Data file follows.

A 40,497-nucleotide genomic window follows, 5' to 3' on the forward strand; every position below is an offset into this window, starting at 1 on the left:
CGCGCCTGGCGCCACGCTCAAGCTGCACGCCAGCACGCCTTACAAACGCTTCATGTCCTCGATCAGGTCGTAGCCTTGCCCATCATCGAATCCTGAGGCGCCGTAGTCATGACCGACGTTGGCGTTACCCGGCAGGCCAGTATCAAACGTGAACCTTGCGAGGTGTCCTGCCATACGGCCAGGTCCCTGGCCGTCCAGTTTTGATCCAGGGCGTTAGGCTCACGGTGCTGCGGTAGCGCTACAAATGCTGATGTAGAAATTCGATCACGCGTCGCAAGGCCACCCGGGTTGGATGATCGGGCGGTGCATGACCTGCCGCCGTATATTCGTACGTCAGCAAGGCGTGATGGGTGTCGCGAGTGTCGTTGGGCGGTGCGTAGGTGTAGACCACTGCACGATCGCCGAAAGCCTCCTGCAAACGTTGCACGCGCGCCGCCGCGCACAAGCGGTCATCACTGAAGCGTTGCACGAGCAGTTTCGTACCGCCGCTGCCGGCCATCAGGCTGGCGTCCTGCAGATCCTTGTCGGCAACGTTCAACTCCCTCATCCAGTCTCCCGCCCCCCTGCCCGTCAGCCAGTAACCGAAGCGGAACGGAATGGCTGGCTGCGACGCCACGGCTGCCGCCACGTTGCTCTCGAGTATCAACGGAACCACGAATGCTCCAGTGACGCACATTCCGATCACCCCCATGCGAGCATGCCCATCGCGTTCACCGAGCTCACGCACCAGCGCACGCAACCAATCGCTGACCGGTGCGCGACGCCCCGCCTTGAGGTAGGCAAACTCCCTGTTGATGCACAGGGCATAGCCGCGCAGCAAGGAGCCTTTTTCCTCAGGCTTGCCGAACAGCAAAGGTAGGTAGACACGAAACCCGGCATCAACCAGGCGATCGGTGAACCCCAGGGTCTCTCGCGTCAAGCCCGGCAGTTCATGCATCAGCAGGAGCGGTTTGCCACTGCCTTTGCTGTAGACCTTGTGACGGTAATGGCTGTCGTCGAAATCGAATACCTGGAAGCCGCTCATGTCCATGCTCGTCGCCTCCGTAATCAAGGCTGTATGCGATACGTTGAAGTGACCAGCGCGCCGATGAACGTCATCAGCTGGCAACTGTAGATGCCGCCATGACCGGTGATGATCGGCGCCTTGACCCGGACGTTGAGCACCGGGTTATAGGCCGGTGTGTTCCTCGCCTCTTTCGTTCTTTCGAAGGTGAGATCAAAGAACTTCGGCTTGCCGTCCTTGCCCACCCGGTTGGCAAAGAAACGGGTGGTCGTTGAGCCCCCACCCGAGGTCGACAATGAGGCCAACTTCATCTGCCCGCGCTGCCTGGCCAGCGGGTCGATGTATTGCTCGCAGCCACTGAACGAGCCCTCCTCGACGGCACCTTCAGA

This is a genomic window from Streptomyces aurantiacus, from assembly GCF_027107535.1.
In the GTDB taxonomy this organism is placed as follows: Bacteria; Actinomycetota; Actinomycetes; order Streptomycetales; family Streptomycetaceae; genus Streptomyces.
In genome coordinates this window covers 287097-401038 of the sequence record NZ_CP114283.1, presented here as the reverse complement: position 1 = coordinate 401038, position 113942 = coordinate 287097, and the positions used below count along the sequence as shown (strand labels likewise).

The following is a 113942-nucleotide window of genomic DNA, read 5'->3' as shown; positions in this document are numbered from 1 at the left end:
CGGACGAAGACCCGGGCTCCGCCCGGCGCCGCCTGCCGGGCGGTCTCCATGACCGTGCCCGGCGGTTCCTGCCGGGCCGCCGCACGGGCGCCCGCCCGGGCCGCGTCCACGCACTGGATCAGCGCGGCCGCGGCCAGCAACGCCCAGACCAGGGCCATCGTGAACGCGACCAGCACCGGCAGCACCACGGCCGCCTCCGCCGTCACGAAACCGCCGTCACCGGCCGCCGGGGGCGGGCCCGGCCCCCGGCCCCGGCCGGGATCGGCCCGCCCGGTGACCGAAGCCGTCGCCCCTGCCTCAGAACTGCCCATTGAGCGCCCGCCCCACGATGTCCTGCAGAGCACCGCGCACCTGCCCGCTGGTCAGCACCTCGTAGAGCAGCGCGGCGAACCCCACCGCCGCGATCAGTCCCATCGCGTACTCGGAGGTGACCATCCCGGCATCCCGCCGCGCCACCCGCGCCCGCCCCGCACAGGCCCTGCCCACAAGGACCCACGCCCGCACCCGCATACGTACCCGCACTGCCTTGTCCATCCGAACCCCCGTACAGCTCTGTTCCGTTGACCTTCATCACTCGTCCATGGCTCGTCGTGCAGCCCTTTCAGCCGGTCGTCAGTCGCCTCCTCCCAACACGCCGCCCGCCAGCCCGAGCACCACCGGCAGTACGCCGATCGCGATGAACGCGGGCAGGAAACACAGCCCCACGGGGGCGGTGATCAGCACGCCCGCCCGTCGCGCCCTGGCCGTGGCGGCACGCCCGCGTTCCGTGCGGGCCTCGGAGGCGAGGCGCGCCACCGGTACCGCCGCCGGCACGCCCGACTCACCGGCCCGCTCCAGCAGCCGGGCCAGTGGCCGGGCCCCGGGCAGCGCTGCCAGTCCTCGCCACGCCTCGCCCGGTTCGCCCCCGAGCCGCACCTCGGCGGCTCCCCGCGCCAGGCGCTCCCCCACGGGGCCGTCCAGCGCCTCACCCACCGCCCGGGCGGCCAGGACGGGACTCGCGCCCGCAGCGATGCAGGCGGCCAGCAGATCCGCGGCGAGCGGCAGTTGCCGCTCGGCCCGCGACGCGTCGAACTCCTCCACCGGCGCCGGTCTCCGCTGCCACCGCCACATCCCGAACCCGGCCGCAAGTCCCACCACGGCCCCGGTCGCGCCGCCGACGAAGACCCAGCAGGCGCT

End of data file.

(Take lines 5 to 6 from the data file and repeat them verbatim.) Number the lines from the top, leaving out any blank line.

In genome coordinates this window covers 287097-401038 of the sequence record NZ_CP114283.1, presented here as the reverse complement: position 1 = coordinate 401038, position 113942 = coordinate 287097, and the positions used below count along the sequence as shown (strand labels likewise).

The following is a 113942-nucleotide window of genomic DNA, read 5'->3' as shown; positions in this document are numbered from 1 at the left end: